Tuesday, August 25, 2009

On Whole Foods

I don't shop at Whole Foods. I was in the Berkeley store once and the only thing I wanted was a pair of earrings at the jewelry counter. I've never been in the store again. It's not only the anti-union policies. It's that the basic strategy of the store is to sell overpriced stuff to stupid rich people. And it doesn't matter whether it's overpriced clothes or cars or vacations or food. Unlike farmers' markets or co-ops, Whole Foods doesn't worry about how we can provide food grown sustainably for the the world's population, but how they can make money selling it to the rich in industrialized countries. The Michael Pollan plan. Given the size of that population relative to the population of the world, that's not much sustainability.

What stuns me about the boycott of Whole Foods is that people didn't know what the corporate strategy was. Really, folks, they're based in Texas. And they hate unions and have devoted lots of time and energy to keeping unions out of their stores. But that hasn't really been all that difficult, as the target market is one that neither comprehends nor cares about the condition of the people who serve them. They're the people who want those who serve them to commend their purchases as they go through the checkout line, remind them that their shopping choices make them worthy of environmental gold stars. And that's what Whole Foods checkers are trained to do. It's part of the establishment of "community." But what kind of community doesn't care whether the checker can take her kid to the doctor or has to spend the day in the emergency room?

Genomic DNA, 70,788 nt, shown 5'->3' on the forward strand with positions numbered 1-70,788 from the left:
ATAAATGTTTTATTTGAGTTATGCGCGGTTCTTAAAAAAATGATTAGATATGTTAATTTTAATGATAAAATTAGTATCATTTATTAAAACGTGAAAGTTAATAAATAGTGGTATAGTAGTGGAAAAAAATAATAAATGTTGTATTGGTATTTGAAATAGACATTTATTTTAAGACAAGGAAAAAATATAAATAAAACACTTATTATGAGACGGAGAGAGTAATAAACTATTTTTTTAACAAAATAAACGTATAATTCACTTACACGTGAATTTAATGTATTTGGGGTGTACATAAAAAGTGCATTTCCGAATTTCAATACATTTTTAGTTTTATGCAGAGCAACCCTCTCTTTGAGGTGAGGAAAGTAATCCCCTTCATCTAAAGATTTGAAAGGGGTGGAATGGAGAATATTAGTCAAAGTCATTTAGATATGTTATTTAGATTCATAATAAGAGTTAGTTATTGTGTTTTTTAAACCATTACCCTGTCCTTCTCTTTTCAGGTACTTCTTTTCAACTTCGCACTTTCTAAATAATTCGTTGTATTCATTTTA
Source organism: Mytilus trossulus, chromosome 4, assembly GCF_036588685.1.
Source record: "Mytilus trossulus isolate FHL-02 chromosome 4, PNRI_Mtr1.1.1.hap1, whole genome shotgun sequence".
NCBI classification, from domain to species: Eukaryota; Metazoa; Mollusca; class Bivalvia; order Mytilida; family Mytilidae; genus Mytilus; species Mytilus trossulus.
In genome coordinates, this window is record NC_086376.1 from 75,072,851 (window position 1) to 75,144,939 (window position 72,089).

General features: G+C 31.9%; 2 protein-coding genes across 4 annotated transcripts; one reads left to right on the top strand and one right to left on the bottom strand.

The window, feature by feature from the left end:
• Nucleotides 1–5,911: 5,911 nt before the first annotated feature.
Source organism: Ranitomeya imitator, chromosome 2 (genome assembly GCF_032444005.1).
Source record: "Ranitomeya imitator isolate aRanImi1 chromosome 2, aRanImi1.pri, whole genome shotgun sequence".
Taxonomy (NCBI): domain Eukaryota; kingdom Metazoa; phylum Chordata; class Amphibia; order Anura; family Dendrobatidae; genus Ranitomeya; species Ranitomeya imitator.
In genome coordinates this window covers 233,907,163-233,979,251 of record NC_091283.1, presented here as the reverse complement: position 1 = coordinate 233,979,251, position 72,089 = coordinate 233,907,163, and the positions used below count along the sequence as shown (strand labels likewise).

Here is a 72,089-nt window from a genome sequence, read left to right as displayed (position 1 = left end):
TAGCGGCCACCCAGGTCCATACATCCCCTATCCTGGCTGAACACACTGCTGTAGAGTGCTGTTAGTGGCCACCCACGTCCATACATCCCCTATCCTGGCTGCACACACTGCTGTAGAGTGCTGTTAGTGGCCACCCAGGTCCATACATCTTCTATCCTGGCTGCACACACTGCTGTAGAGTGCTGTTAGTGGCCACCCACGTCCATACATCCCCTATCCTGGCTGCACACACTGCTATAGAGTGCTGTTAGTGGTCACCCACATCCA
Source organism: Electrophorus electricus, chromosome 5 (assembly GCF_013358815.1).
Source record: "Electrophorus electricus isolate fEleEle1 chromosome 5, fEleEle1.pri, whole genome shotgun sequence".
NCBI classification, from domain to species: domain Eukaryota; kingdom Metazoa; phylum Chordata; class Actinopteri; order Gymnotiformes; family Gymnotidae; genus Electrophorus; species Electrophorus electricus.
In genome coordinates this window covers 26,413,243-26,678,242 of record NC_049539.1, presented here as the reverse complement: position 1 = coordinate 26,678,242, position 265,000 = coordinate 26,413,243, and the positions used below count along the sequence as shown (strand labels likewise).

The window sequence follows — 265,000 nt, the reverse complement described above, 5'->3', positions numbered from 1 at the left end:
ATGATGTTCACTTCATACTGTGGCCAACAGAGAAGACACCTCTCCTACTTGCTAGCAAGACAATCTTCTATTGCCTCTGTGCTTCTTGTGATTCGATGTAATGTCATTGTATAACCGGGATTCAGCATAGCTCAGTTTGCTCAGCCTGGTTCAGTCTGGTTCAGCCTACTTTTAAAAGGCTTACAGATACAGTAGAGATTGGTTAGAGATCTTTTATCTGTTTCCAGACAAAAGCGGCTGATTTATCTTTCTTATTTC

Maybe the Whole Foods "community" will learn from this experience--that the corporate interests have as little interest in them as they do in those who serve them.

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